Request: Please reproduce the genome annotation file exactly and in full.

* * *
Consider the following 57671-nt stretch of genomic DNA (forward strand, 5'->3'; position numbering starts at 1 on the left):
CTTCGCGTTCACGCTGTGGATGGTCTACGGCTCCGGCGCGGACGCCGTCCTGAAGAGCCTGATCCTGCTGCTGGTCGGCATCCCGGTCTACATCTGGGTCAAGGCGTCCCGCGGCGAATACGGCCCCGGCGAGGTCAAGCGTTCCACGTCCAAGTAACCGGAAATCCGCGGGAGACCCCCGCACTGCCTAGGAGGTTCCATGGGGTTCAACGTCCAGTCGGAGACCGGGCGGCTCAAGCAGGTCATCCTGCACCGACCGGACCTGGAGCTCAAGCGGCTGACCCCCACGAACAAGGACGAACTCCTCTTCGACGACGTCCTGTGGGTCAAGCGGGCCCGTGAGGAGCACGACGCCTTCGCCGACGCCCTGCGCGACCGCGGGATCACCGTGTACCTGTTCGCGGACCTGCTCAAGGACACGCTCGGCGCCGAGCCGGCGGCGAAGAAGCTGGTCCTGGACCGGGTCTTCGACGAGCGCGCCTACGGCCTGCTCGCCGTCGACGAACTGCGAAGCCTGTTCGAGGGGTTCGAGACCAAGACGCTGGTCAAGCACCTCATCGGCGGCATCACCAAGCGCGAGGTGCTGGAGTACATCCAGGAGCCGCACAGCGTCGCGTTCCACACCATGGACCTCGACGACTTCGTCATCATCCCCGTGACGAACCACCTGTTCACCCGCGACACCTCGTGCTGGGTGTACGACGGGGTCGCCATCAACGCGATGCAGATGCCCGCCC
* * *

Consider the following 57671-nt stretch of genomic DNA (forward strand, 5'->3'; position numbering starts at 1 on the left):
CTTCGCGTTCACGCTGTGGATGGTCTACGGCTCCGGCGCGGACGCCGTCCTGAAGAGCCTGATCCTGCTGCTGGTCGGCATCCCGGTCTACATCTGGGTCAAGGCGTCCCGCGGCGAATACGGCCCCGGCGAGGTCAAGCGTTCCACGTCCAAGTAACCGGAAATCCGCGGGAGACCCCCGCACTGCCTAGGAGGTTCCATGGGGTTCAACGTCCAGTCGGAGACCGGGCGGCTCAAGCAGGTCATCCTGCACCGACCGGACCTGGAGCTCAAGCGGCTGACCCCCACGAACAAGGACGAACTCCTCTTCGACGACGTCCTGTGGGTCAAGCGGGCCCGTGAGGAGCACGACGCCTTCGCCGACGCCCTGCGCGACCGCGGGATCACCGTGTACCTGTTCGCGGACCTGCTCAAGGACACGCTCGGCGCCGAGCCGGCGGCGAAGAAGCTGGTCCTGGACCGGGTCTTCGACGAGCGCGCCTACGGCCTGCTCGCCGTCGACGAACTGCGAAGCCTGTTCGAGGGGTTCGAGACCAAGACGCTGGTCAAGCACCTCATCGGCGGCATCACCAAGCGCGAGGTGCTGGAGTACATCCAGGAGCCGCACAGCGTCGCGTTCCACACCATGGACCTCGACGACTTCGTCATCATCCCCGTGACGAACCACCTGTTCACCCGCGACACCTCGTGCTGGGTGTACGACGGGGTCGCCATCAACGCGATGCAGATGCCCGCCC